The United States has come a long way in the last five to ten years when it comes to cannabis regulations. The federal government is even making strides to legalize it now. That means many people are now looking into farming this plant to a larger degree.
Of course, with an influx of new people to the industry also comes an increase in mistakes that will inevitably occur. If you want to avoid these yourself, this article on the common problems when growing cannabis at scale will be quite resourceful for you.
Using the Wrong Soil
If you have some experience with farming, you already know how the type of soil used can drastically affect the plants that are in it. This goes for cannabis too. For this crop, you’ll want soil that is light and easily aerated. It should also have a blend of perlite and be free from microbes. As long as you look for these specific traits, any soil types that fit the bill will work for your cannabis farm. However, failing to pay attention to these things can lead to a poor crop yield.
Failing To Light Properly
When it comes to farming, lighting is everything. Obviously, an area that receives plenty of light from the sun would be preferred, but unlike most other crops, you can grow cannabis indoors quite easily. If you go this route, you need to make sure that the room is well-ventilated and has a good amount of lighting from LED bulbs specifically made for growing plants.
While this might sound easy, the big problem comes from powering a facility like this. Some people decide to lower the lighting to save on costs, but this will negatively impact your crops. Instead, you should do something like using a combined heat and power (CHP) system to solve this problem. Other companies have found success with it in the past.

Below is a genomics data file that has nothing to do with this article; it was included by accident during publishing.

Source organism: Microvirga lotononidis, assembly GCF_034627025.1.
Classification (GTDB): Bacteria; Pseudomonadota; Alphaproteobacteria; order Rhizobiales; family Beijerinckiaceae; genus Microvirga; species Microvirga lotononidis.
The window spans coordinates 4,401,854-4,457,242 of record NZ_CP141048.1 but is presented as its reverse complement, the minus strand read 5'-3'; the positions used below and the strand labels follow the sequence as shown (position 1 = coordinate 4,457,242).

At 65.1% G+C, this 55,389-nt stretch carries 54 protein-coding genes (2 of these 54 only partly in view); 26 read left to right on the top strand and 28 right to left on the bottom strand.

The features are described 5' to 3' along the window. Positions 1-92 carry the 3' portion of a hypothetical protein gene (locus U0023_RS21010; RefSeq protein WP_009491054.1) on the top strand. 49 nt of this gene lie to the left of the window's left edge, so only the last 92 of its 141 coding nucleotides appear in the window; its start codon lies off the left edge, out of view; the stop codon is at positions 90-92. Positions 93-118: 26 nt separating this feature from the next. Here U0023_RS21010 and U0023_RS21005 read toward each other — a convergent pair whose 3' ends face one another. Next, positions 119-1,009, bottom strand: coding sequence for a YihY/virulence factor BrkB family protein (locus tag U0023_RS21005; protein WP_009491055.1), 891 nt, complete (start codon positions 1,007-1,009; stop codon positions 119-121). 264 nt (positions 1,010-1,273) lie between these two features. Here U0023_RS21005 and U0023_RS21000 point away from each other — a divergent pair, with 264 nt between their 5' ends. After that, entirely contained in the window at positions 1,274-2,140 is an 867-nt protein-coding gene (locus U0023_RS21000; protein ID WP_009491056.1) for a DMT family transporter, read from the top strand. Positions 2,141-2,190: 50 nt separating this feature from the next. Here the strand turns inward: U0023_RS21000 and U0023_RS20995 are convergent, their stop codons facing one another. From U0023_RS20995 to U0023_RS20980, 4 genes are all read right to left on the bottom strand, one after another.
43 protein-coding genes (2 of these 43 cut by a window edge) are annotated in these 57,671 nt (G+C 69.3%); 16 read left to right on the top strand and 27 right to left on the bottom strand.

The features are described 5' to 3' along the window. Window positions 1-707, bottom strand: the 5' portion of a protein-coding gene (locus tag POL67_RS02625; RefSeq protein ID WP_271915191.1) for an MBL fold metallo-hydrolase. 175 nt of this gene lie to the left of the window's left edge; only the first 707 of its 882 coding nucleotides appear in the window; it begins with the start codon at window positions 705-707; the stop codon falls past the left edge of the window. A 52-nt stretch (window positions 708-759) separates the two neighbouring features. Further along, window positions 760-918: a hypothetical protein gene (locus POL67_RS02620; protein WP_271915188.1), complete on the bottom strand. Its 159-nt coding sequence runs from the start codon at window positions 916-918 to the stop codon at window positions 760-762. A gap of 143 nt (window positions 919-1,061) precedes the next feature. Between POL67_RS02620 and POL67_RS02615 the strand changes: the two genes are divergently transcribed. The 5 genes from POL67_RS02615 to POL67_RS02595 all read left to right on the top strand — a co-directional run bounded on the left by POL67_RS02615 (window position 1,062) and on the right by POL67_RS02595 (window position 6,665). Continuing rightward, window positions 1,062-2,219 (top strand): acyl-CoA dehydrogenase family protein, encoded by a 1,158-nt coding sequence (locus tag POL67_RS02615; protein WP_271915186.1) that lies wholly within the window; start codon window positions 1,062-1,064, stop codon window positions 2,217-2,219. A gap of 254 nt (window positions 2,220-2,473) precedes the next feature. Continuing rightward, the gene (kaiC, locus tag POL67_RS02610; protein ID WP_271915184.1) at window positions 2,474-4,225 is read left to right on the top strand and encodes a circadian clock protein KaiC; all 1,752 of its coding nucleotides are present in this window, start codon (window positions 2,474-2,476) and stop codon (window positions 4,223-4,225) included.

Missing the Watering Mark
On top of proper lighting, you also need to water your cannabis appropriately, which new farmers tend to mess up. There is a delicate balance to this that puts the plant at its ideal status: not too fragile and not too rigid. This is the main reason why many seasoned cannabis farmers decide to have indoor fields. It’s hard to rely on nature to get the mix right. As long as you carefully regulate the amount of water used, you shouldn’t run into any difficulties here.
Not Controlling the pH Levels
Finally, the last common problem when growing cannabis at scale that new farmers run into is failing to correctly control their crops’ pH levels. If these amounts are off, your plants won’t be as receptive to the water and nutrients you give them, leading to a weaker overall yield. The ideal pH range is around 6 to 7. There are plenty of products on the market for both measuring these levels and raising or lowering them, so you shouldn’t have an issue controlling pH as long as you prepare yourself.